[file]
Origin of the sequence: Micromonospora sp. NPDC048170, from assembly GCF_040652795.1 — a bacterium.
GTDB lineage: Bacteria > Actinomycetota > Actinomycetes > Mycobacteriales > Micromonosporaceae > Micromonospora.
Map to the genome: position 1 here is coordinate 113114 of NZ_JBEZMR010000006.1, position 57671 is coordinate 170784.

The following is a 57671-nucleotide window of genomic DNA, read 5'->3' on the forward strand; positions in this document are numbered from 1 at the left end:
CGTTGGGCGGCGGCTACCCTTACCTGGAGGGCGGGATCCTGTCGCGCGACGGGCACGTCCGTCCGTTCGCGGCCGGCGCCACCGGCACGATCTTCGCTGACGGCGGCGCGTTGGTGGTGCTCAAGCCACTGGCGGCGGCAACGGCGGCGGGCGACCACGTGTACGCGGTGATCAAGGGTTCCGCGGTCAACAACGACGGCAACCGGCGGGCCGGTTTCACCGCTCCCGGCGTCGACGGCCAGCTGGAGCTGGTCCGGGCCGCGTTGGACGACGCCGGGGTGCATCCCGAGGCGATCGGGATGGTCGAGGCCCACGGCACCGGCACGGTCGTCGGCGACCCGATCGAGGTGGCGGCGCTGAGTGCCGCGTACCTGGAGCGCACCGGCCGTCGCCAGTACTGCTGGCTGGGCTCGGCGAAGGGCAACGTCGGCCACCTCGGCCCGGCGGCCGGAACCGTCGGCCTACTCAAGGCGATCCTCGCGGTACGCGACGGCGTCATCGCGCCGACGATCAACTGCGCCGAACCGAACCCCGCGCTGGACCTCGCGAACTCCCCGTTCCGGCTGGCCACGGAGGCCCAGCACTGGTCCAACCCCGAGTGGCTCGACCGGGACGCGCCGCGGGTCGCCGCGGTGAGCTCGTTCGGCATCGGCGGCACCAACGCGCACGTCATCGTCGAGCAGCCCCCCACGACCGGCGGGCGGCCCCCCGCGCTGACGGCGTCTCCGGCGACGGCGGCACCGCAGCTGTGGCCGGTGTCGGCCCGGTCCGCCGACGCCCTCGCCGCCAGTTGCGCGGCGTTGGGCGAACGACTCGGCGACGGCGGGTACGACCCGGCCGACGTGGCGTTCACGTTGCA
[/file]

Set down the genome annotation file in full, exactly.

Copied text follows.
Origin of the sequence: Micromonospora sp. NPDC048170, from assembly GCF_040652795.1 — a bacterium.
GTDB lineage: Bacteria > Actinomycetota > Actinomycetes > Mycobacteriales > Micromonosporaceae > Micromonospora.
Map to the genome: position 1 here is coordinate 113114 of NZ_JBEZMR010000006.1, position 57671 is coordinate 170784.

The following is a 57671-nucleotide window of genomic DNA, read 5'->3' on the forward strand; positions in this document are numbered from 1 at the left end:
CGTTGGGCGGCGGCTACCCTTACCTGGAGGGCGGGATCCTGTCGCGCGACGGGCACGTCCGTCCGTTCGCGGCCGGCGCCACCGGCACGATCTTCGCTGACGGCGGCGCGTTGGTGGTGCTCAAGCCACTGGCGGCGGCAACGGCGGCGGGCGACCACGTGTACGCGGTGATCAAGGGTTCCGCGGTCAACAACGACGGCAACCGGCGGGCCGGTTTCACCGCTCCCGGCGTCGACGGCCAGCTGGAGCTGGTCCGGGCCGCGTTGGACGACGCCGGGGTGCATCCCGAGGCGATCGGGATGGTCGAGGCCCACGGCACCGGCACGGTCGTCGGCGACCCGATCGAGGTGGCGGCGCTGAGTGCCGCGTACCTGGAGCGCACCGGCCGTCGCCAGTACTGCTGGCTGGGCTCGGCGAAGGGCAACGTCGGCCACCTCGGCCCGGCGGCCGGAACCGTCGGCCTACTCAAGGCGATCCTCGCGGTACGCGACGGCGTCATCGCGCCGACGATCAACTGCGCCGAACCGAACCCCGCGCTGGACCTCGCGAACTCCCCGTTCCGGCTGGCCACGGAGGCCCAGCACTGGTCCAACCCCGAGTGGCTCGACCGGGACGCGCCGCGGGTCGCCGCGGTGAGCTCGTTCGGCATCGGCGGCACCAACGCGCACGTCATCGTCGAGCAGCCCCCCACGACCGGCGGGCGGCCCCCCGCGCTGACGGCGTCTCCGGCGACGGCGGCACCGCAGCTGTGGCCGGTGTCGGCCCGGTCCGCCGACGCCCTCGCCGCCAGTTGCGCGGCGTTGGGCGAACGACTCGGCGACGGCGGGTACGACCCGGCCGACGTGGCGTTCACGTTGCA